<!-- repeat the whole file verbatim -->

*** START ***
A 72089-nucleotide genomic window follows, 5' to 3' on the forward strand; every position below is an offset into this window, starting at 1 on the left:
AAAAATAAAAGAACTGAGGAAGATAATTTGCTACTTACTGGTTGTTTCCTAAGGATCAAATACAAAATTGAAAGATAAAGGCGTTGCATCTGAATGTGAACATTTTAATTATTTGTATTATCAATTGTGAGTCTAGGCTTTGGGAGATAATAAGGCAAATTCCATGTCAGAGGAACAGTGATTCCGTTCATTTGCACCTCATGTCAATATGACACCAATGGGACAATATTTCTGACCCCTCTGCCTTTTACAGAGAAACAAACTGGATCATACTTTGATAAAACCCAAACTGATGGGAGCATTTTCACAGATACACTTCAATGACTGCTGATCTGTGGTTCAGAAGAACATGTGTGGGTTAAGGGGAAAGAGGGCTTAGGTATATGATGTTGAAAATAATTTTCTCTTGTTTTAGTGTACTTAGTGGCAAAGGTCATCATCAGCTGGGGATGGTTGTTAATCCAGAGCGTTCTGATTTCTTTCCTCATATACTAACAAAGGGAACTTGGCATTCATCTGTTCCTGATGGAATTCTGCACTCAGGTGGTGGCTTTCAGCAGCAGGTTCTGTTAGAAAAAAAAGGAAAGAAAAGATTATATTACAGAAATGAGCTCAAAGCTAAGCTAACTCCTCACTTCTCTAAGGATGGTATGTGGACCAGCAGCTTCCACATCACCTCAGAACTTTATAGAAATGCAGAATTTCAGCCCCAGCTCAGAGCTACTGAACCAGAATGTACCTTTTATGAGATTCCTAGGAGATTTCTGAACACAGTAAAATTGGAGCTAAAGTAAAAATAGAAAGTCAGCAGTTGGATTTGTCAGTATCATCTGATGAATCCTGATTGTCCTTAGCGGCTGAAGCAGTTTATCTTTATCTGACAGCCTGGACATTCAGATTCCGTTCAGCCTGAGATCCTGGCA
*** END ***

A 72089-nucleotide genomic window follows, 5' to 3' on the forward strand; every position below is an offset into this window, starting at 1 on the left:
AAAAATAAAAGAACTGAGGAAGATAATTTGCTACTTACTGGTTGTTTCCTAAGGATCAAATACAAAATTGAAAGATAAAGGCGTTGCATCTGAATGTGAACATTTTAATTATTTGTATTATCAATTGTGAGTCTAGGCTTTGGGAGATAATAAGGCAAATTCCATGTCAGAGGAACAGTGATTCCGTTCATTTGCACCTCATGTCAATATGACACCAATGGGACAATATTTCTGACCCCTCTGCCTTTTACAGAGAAACAAACTGGATCATACTTTGATAAAACCCAAACTGATGGGAGCATTTTCACAGATACACTTCAATGACTGCTGATCTGTGGTTCAGAAGAACATGTGTGGGTTAAGGGGAAAGAGGGCTTAGGTATATGATGTTGAAAATAATTTTCTCTTGTTTTAGTGTACTTAGTGGCAAAGGTCATCATCAGCTGGGGATGGTTGTTAATCCAGAGCGTTCTGATTTCTTTCCTCATATACTAACAAAGGGAACTTGGCATTCATCTGTTCCTGATGGAATTCTGCACTCAGGTGGTGGCTTTCAGCAGCAGGTTCTGTTAGAAAAAAAAGGAAAGAAAAGATTATATTACAGAAATGAGCTCAAAGCTAAGCTAACTCCTCACTTCTCTAAGGATGGTATGTGGACCAGCAGCTTCCACATCACCTCAGAACTTTATAGAAATGCAGAATTTCAGCCCCAGCTCAGAGCTACTGAACCAGAATGTACCTTTTATGAGATTCCTAGGAGATTTCTGAACACAGTAAAATTGGAGCTAAAGTAAAAATAGAAAGTCAGCAGTTGGATTTGTCAGTATCATCTGATGAATCCTGATTGTCCTTAGCGGCTGAAGCAGTTTATCTTTATCTGACAGCCTGGACATTCAGATTCCGTTCAGCCTGAGATCCTGGCA